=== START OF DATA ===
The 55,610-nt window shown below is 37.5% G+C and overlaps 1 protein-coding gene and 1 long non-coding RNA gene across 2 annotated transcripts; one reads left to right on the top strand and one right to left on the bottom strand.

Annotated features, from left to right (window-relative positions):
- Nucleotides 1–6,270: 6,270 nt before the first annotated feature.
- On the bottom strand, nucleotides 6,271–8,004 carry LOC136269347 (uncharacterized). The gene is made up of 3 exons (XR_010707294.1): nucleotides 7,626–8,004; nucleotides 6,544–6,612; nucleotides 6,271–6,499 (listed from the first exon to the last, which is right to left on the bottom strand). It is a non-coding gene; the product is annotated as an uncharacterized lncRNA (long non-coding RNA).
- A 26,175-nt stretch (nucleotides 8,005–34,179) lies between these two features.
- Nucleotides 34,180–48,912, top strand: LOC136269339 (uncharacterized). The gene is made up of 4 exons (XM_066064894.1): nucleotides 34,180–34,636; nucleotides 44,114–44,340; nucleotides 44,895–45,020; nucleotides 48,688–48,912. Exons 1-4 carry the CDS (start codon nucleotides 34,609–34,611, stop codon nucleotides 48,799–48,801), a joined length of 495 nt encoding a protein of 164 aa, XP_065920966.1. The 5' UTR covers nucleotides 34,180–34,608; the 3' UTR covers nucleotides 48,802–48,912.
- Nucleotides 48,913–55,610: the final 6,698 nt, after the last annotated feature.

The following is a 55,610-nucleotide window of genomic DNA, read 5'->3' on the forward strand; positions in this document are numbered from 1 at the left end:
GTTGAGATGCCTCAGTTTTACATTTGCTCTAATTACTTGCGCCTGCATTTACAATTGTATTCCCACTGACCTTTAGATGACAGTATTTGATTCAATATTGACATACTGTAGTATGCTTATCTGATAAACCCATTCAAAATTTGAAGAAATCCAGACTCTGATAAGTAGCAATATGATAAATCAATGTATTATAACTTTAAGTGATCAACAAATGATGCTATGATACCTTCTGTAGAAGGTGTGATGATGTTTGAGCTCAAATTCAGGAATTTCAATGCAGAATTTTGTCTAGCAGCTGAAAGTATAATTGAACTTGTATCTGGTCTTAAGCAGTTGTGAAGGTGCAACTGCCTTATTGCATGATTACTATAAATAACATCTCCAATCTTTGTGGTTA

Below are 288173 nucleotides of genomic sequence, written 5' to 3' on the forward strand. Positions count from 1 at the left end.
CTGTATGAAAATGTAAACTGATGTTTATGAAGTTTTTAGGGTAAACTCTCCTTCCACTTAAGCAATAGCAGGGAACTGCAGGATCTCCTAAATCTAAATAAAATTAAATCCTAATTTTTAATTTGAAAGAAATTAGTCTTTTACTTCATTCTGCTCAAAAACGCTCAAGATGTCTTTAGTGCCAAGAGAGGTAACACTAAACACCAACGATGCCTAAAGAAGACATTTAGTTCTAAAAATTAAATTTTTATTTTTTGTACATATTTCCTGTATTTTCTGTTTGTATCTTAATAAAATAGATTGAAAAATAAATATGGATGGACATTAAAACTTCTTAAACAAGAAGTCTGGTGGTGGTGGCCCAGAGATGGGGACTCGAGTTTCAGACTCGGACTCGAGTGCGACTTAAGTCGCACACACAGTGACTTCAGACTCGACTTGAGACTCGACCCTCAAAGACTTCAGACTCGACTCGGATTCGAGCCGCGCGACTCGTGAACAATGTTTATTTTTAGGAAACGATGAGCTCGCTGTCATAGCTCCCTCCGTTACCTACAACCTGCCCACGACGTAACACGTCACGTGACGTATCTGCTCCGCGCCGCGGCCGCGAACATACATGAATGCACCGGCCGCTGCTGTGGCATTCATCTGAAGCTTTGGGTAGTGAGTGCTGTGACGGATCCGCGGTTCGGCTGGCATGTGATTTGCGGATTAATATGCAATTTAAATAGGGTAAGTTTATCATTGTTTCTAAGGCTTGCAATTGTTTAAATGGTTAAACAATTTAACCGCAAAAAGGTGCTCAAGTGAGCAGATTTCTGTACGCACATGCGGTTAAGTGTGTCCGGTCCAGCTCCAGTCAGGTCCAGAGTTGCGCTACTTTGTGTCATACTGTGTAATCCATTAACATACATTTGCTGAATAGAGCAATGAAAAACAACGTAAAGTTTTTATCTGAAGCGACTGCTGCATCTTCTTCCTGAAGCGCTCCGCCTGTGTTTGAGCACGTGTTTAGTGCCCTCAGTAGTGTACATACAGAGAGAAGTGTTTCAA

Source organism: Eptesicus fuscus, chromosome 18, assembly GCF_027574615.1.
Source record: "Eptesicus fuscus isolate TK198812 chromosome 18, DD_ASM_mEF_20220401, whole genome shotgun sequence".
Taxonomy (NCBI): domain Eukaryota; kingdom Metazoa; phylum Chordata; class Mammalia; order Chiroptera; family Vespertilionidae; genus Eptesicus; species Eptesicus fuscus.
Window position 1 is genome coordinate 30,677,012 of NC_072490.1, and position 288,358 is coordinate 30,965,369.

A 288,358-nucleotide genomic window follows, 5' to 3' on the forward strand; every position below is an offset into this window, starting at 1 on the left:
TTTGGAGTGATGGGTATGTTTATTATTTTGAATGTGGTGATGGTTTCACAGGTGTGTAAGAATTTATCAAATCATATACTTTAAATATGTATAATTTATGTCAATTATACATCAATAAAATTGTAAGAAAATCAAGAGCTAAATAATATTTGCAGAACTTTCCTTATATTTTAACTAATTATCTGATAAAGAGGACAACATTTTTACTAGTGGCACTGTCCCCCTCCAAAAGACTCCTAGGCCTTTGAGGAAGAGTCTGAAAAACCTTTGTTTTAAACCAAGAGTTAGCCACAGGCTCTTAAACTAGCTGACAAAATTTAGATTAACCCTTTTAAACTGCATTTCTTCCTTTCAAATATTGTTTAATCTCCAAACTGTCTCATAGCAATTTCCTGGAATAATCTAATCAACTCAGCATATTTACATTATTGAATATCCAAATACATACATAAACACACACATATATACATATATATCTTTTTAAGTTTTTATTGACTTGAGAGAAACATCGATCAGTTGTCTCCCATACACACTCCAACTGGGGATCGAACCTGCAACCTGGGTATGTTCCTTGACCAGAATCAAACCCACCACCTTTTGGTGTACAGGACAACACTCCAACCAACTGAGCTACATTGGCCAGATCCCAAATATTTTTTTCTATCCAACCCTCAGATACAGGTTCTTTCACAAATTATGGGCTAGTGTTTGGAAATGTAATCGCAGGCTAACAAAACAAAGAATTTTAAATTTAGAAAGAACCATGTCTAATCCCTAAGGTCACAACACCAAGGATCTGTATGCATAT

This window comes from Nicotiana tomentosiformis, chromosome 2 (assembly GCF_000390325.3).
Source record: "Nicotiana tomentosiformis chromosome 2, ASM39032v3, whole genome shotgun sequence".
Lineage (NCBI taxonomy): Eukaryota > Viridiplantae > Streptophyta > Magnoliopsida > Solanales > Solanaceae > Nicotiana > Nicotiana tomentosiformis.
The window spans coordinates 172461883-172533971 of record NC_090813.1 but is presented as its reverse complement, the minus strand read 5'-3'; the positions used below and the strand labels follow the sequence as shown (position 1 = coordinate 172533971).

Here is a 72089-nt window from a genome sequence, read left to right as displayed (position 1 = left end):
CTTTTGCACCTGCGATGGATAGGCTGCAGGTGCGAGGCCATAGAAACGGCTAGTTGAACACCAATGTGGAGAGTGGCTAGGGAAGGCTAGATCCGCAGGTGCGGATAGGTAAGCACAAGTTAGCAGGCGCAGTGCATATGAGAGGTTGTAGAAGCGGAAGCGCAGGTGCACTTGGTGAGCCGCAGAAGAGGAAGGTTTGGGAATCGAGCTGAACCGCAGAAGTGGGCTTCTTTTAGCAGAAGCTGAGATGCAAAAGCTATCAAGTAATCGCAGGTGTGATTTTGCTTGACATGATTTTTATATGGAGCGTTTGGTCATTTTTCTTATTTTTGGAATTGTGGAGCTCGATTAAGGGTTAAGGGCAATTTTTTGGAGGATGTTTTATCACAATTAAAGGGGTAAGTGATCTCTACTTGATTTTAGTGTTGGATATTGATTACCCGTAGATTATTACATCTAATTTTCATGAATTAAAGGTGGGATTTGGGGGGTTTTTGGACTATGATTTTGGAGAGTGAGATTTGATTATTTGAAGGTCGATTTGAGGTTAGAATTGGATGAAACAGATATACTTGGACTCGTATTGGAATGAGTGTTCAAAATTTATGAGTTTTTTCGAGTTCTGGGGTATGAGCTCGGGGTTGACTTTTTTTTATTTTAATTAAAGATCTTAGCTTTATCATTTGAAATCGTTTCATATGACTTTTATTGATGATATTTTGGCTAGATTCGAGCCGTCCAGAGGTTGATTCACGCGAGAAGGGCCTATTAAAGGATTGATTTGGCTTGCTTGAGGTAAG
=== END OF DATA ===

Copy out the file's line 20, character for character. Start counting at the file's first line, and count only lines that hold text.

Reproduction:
Lineage (NCBI taxonomy): Eukaryota > Viridiplantae > Streptophyta > Magnoliopsida > Solanales > Solanaceae > Nicotiana > Nicotiana tomentosiformis.